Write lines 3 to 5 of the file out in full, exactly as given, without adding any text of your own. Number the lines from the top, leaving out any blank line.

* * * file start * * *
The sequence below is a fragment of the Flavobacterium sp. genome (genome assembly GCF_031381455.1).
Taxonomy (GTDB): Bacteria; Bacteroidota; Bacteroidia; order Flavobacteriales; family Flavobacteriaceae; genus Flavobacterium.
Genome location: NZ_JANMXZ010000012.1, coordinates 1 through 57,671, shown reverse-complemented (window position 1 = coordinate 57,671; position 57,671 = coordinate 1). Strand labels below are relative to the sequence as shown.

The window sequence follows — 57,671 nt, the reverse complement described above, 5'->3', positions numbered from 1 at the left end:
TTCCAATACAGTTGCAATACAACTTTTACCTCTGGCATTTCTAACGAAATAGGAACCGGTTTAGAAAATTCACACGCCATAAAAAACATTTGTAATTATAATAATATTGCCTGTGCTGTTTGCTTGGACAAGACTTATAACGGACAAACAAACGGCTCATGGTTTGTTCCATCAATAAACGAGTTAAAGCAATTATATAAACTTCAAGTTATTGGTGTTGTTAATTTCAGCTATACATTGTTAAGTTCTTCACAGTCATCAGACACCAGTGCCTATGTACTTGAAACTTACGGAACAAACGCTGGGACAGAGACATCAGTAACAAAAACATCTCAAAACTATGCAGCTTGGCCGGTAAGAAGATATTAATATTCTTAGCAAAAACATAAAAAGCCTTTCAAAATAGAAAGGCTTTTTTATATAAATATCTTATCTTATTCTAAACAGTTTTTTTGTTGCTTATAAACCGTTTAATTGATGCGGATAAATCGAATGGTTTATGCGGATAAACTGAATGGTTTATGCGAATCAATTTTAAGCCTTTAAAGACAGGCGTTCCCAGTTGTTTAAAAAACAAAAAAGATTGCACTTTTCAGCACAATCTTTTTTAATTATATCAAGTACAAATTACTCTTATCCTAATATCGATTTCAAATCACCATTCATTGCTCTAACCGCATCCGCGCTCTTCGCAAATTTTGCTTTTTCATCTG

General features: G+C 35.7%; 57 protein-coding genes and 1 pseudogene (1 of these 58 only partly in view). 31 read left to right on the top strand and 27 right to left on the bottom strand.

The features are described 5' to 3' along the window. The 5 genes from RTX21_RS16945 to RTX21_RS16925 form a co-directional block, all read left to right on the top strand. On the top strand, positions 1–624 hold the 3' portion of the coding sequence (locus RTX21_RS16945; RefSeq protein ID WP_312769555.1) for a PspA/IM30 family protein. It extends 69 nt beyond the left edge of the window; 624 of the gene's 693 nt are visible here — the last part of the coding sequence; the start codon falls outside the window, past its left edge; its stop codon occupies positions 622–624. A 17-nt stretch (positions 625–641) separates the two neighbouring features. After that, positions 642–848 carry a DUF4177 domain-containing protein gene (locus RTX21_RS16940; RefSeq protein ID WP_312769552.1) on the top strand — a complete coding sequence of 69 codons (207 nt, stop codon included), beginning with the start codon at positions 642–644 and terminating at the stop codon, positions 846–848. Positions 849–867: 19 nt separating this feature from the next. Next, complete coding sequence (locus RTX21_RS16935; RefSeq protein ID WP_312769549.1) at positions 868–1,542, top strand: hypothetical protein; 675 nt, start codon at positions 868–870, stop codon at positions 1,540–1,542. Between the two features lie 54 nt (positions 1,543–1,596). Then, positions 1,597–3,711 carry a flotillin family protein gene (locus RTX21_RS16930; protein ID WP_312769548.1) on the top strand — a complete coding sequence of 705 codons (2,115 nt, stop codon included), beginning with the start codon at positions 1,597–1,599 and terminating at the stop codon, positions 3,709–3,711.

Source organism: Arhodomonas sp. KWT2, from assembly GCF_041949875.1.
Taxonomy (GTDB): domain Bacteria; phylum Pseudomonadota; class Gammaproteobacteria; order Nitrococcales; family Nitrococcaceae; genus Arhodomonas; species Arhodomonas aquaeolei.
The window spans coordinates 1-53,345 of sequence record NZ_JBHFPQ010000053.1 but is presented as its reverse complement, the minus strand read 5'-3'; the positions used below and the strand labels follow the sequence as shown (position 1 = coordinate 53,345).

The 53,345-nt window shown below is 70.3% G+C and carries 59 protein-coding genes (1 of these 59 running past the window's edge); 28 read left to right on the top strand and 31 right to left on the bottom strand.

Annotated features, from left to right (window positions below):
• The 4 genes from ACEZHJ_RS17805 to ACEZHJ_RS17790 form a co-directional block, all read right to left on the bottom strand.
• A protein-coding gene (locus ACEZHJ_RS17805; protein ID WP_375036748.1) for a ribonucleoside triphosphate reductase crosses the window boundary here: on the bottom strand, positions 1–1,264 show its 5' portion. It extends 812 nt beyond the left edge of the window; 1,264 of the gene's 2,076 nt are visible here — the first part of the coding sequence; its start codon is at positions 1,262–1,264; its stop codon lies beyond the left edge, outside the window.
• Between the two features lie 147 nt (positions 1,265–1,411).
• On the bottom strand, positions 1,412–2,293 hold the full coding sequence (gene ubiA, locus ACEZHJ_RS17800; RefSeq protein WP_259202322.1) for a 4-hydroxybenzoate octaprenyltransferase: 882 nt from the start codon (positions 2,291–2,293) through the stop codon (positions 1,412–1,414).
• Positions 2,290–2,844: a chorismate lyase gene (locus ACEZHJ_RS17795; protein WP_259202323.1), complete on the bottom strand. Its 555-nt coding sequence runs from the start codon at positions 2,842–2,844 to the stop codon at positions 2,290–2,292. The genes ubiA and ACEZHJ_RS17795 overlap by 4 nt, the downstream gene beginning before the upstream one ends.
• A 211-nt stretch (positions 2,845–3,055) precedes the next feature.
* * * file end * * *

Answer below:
Genome location: NZ_JANMXZ010000012.1, coordinates 1 through 57,671, shown reverse-complemented (window position 1 = coordinate 57,671; position 57,671 = coordinate 1). Strand labels below are relative to the sequence as shown.

The window sequence follows — 57,671 nt, the reverse complement described above, 5'->3', positions numbered from 1 at the left end:
TTCCAATACAGTTGCAATACAACTTTTACCTCTGGCATTTCTAACGAAATAGGAACCGGTTTAGAAAATTCACACGCCATAAAAAACATTTGTAATTATAATAATATTGCCTGTGCTGTTTGCTTGGACAAGACTTATAACGGACAAACAAACGGCTCATGGTTTGTTCCATCAATAAACGAGTTAAAGCAATTATATAAACTTCAAGTTATTGGTGTTGTTAATTTCAGCTATACATTGTTAAGTTCTTCACAGTCATCAGACACCAGTGCCTATGTACTTGAAACTTACGGAACAAACGCTGGGACAGAGACATCAGTAACAAAAACATCTCAAAACTATGCAGCTTGGCCGGTAAGAAGATATTAATATTCTTAGCAAAAACATAAAAAGCCTTTCAAAATAGAAAGGCTTTTTTATATAAATATCTTATCTTATTCTAAACAGTTTTTTTGTTGCTTATAAACCGTTTAATTGATGCGGATAAATCGAATGGTTTATGCGGATAAACTGAATGGTTTATGCGAATCAATTTTAAGCCTTTAAAGACAGGCGTTCCCAGTTGTTTAAAAAACAAAAAAGATTGCACTTTTCAGCACAATCTTTTTTAATTATATCAAGTACAAATTACTCTTATCCTAATATCGATTTCAAATCACCATTCATTGCTCTAACCGCATCCGCGCTCTTCGCAAATTTTGCTTTTTCATCTG